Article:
Dick Cheney’s story is a necessary reminder that actions have consequences – no matter how unaccountable a politician may feel.
There’s a brilliant, disturbing scene in Adam McKay’s new film Vice, in which George W. Bush (played by Sam Rockwell) is shown addressing the nation from his White House desk ahead of the invasion of Iraq in 2003. The camera pans down to show Bush’s leg nervously twitching beneath the table, as though the cataclysmic nature of his plan is reverberating through his entire body.
At this point it cuts to a night-time scene in a Baghdad home, as US-led forces begin their ‘shock and awe’ bombing raids in the city, and people are seen huddling beneath a table in terror. As bombs land with merciless ferocity nearby, the leg of one of the cowering people is shown desperately twitching, just like Bush.
It’s an effective sequence because it brings texture and realism to a direct consequence of a political decision – something rarely seen in film or TV.
Often depictions of powerful people offer an interpretation of how decisions are made (the personalities and politicking that drive behaviour) but we don’t see the impact of these decisions in real world scenarios. The ‘palace intrigue’ is usually the element deemed most worthy of attention, not the physical and psychological trauma of civilian victims, which McKay conveys with real heft.
The same is often true in the news media, as politicians and political drama are foregrounded at the expense of giving due attention to the actual consequences. This has led to a weird state of apathy and inertia among much of the general public, who are closed off from the realities of what’s happening in the world by media outlets acting more like reality TV entertainment.
As Vice’s writer and director, McKay doesn’t shy away from the consequences, precisely because the film is an exploration of what happens when politicians hold too much power with too little accountability. ‘Vice’ is Dick Cheney (played by Christian Bale), Bush’s vice-president who oversaw a huge power grab on behalf of the executive branch of government, and who was a key figure in the Iraq invasion.
Another similarly powerful scene shows Cheney going through intelligence briefings in the White House before casually informing his military liaison to detain a suspected terrorist on the basis of a whim.
It then cuts to a man being bundled into the back of a van by CIA operatives, his wrists sharply bound by plastic ties as he is driven off to an unknown location – the state-sponsored abduction practice known as rendition. As with the ‘shock and awe’ scene, the terror is shown in all of its brutal reality, providing an effective counterweight to Cheney’s distant, irresponsible diktats in Washington.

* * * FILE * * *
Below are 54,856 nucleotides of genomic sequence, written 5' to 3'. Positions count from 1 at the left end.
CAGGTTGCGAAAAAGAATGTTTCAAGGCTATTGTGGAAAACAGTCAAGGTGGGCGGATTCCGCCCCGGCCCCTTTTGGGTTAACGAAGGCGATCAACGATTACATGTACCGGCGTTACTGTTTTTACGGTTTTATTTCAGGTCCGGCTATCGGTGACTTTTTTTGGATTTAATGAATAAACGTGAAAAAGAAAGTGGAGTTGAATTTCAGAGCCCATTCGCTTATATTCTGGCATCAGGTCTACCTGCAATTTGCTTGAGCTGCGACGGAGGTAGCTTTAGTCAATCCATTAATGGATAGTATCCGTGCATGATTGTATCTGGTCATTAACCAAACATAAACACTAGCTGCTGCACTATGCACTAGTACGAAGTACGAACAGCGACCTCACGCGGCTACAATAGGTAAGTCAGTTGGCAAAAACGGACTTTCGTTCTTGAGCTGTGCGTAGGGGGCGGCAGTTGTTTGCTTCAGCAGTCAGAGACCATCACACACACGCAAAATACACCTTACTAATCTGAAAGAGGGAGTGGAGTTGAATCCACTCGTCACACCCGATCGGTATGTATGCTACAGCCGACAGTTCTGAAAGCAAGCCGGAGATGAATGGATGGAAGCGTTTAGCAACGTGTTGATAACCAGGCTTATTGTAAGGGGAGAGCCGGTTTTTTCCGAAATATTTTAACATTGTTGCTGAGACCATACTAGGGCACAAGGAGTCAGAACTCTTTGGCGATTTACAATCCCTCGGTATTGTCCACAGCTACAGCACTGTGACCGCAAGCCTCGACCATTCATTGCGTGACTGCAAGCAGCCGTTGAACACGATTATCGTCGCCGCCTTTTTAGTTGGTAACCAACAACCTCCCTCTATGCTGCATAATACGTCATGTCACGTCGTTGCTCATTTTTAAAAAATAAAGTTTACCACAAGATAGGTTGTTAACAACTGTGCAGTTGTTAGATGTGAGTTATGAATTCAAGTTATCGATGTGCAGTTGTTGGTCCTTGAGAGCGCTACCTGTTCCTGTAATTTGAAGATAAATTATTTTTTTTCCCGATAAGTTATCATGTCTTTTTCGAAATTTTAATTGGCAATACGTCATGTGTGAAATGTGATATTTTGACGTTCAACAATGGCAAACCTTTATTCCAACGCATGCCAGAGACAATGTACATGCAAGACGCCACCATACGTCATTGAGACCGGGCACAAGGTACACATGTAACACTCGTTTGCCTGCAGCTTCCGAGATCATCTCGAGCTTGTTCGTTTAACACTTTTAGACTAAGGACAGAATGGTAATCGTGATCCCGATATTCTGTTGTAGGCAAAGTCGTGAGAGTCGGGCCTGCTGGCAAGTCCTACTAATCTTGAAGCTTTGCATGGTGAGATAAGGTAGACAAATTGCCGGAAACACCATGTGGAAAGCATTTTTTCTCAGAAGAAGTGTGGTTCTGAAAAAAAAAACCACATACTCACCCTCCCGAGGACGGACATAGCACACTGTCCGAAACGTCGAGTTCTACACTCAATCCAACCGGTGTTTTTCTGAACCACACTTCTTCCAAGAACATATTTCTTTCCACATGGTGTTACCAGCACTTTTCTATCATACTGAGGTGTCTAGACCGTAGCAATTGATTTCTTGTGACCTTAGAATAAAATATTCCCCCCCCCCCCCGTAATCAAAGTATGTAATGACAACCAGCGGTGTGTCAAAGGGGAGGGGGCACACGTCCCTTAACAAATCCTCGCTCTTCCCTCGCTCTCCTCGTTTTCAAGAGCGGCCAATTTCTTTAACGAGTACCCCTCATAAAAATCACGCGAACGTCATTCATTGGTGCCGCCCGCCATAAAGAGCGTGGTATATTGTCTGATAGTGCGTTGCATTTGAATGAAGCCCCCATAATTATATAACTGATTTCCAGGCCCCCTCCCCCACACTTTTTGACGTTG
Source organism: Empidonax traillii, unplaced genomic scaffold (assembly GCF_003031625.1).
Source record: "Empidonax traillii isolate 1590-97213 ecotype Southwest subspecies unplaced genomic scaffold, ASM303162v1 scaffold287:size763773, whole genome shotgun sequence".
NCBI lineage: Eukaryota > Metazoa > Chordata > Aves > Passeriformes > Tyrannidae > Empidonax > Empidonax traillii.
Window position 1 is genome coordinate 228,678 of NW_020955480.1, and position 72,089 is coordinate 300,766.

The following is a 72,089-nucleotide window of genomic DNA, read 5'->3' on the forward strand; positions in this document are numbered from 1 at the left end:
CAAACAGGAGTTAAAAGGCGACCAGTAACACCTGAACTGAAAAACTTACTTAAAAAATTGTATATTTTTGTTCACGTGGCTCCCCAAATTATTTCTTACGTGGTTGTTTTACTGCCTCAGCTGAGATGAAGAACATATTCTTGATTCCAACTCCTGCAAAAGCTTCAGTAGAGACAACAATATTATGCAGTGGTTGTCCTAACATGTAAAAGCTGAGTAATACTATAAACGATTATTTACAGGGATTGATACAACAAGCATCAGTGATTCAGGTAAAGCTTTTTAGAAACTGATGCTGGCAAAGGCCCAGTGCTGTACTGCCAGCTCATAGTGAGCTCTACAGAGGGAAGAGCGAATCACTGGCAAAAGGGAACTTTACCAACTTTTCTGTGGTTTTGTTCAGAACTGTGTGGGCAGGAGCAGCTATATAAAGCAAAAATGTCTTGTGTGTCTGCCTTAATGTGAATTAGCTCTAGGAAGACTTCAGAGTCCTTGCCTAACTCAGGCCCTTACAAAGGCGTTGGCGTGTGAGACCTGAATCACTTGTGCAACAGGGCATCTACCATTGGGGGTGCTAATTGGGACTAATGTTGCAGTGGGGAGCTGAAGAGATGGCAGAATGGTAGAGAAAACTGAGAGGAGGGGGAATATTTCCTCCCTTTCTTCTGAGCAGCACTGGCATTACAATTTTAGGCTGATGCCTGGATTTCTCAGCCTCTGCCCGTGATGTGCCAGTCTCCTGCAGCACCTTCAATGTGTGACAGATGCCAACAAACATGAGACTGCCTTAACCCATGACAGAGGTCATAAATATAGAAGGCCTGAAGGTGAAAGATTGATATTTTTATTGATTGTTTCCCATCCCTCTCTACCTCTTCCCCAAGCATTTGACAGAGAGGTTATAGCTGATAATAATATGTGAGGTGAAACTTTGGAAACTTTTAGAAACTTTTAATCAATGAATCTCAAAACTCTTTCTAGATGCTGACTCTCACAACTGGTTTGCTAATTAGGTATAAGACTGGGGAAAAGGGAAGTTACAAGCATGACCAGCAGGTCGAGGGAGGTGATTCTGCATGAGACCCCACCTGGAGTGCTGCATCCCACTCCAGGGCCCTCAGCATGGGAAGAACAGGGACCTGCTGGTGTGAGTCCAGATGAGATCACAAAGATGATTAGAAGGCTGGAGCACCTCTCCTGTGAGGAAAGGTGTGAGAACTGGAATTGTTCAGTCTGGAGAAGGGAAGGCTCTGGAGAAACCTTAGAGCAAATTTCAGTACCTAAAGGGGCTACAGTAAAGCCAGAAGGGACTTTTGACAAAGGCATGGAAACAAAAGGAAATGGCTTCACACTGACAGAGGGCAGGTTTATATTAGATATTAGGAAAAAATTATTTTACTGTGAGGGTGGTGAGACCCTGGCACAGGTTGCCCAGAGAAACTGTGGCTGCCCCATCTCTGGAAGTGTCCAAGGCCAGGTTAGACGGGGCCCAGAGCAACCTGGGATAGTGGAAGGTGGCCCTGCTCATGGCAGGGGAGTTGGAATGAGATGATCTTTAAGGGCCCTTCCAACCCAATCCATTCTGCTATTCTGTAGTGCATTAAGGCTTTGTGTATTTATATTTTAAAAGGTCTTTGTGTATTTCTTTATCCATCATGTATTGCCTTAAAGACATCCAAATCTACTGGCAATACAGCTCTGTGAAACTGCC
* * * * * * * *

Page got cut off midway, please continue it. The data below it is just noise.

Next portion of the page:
The film hints at the fact that this phenomenon is not exclusive to Cheney. In an earlier scene, which shows a young Dick in his first role as an intern working for Donald Rumsfeld during the Nixon administration, the pair marvel at the fact that the president can extend the Vietnam War by bombing Cambodia at his discretion. Again, the film immediately shows what the grim consequences of this actually look like for a Cambodian village.
The message is that the office of President of the United States is imbued with such power by those who occupy and directly surround it, that it has immunity to do whatever it wants without repercussion, or even full understanding of the consequences.
This lack of accountability among the most powerful could be applied to many other examples, including today’s politics. In the UK, for example, the willingness of many Brexit-supporting politicians to knowingly back policies that could lead the country to economic ruin, or destroy the peace in Northern Ireland, is a sign of their remoteness and unwillingness to acknowledge the true, real world consequences of their actions.
Or look at how the UK and US administrations supply arms to a regime like Saudi Arabia, helping to escalate the catastrophic war in Yemen, while those same administrations act as though they have little knowledge of, or responsibility for, the carnage.
It’s important to look back in order to understand the present, and Vice is a timely reminder of not just the consequences of unchecked power – but of how the true scale of those consequences is too often ignored by politicians and the public alike.